An evaluation of a storybook targeting parental attitudes, intention and self-efficacy to change their child’s oral health behaviour

O'Malley, L, Adair, P, Burnside, G, Robinson, L, Coffey, M ORCID: and Pine, C 2017, 'An evaluation of a storybook targeting parental attitudes, intention and self-efficacy to change their child’s oral health behaviour' , Health Psychology, 36 (2) , pp. 152-159.

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Objective: Methods for reducing dental disease have traditionally focused on health education rather than targeting psychosocial determinants of the core behaviours through behaviour change strategies. This study tested a novel intervention in the form of a children’s story (Kitten’s First Tooth) embedded with behaviour change techniques (Abraham and Michie, 2008) with the aim of investigating how effective the intervention was at improving parents’ efficacy and intention to enact oral health behaviours for their child.
Methods: A controlled before and after study conducted in a deprived area of England (n=149; child mean age 4 years) with an intervention and control group. Changes in task specific parental self-efficacy (PSE) and intention were measured using the Oral Health Behaviours Questionnaire (OHBQ; Adair et al., 2004) at baseline and 3 months following intervention.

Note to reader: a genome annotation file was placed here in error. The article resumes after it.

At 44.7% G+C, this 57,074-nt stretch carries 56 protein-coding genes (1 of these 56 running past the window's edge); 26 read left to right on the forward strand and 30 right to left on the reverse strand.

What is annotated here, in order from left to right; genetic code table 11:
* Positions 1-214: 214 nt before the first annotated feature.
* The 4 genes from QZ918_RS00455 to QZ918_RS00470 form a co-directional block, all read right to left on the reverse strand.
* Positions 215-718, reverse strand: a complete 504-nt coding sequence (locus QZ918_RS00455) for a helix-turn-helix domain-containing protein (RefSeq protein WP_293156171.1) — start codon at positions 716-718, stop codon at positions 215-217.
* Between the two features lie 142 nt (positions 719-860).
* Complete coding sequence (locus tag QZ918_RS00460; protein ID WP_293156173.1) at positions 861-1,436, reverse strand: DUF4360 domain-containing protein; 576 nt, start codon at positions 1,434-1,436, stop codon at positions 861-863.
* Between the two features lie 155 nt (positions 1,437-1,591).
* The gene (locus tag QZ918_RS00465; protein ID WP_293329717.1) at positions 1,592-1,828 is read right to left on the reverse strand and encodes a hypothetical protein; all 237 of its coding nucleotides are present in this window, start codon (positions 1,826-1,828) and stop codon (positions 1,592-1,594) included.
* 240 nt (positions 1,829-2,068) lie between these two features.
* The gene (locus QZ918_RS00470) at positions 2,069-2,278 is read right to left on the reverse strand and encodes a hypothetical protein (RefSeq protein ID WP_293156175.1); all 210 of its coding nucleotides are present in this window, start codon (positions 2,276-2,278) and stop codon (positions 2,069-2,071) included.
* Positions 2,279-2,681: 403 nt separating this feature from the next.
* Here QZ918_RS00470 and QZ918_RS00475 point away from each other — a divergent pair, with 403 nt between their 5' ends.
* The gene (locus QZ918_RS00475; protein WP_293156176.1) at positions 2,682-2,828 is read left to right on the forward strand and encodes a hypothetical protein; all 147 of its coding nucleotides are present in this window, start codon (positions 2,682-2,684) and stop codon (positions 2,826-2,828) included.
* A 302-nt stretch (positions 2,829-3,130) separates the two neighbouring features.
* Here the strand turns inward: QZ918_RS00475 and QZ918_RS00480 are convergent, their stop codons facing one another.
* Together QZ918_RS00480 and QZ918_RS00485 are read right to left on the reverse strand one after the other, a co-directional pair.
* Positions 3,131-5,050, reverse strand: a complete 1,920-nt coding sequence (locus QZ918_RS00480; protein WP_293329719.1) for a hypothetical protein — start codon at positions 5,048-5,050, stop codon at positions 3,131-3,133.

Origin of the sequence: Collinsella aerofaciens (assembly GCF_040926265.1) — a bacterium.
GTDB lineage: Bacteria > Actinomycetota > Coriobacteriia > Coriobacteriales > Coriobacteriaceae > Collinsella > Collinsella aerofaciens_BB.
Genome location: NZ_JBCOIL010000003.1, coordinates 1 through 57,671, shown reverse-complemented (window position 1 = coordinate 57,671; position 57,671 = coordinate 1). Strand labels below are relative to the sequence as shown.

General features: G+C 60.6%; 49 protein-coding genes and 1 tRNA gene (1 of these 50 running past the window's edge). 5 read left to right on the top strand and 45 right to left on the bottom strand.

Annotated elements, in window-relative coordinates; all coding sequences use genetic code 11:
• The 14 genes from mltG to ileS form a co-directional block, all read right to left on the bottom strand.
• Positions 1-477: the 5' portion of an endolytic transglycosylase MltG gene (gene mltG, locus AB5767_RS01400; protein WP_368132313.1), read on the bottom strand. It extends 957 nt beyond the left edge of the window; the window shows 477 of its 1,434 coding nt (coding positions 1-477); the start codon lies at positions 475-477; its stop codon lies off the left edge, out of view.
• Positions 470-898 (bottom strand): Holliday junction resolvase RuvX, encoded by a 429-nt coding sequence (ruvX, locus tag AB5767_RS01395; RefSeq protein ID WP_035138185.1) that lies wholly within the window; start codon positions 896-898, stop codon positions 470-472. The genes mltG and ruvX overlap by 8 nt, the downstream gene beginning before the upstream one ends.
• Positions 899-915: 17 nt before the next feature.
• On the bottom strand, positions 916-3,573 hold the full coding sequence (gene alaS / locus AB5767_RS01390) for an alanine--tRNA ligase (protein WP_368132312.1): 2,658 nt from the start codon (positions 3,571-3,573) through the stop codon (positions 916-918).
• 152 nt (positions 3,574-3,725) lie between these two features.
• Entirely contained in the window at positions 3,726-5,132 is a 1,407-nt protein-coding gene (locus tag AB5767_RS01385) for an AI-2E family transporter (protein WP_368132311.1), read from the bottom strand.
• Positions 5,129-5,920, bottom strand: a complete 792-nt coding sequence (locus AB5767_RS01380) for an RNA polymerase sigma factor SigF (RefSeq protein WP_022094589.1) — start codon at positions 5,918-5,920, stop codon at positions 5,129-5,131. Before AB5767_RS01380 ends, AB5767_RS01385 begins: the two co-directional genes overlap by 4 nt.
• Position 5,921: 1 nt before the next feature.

Results: Of the 149 participants, 129 returned both baseline and evaluation questionnaires (retention 86.6%), 125 of these pairs of questionnaires were used in the analysis (83.4%). The OHBQ was analysed using a general linear model (ANCOVA). A significant difference was found in favour of the intervention group for PSE related to child tooth brushing behaviours (F(1,1)=12.04, p=0.001), however no change was observed for PSE related to control of dietary sugars.
Conclusions: A theorized children’s story can be effective as an oral health promotion intervention by supporting parents to improve their child’s oral health-related behaviour. Change was observed for child tooth brushing but not sugar control. This may reflect story contents or may be indicative of difficulties of changing dietary behaviour.

Item Type: Article
Schools: Schools > School of Health and Society > Centre for Health Sciences Research
Journal or Publication Title: Health Psychology
Publisher: American Psychological Association
ISSN: 0278-6133
Related URLs:
Funders: PhD project
Depositing User: USIR Admin
Date Deposited: 16 Nov 2016 10:14
Last Modified: 15 Feb 2022 21:25

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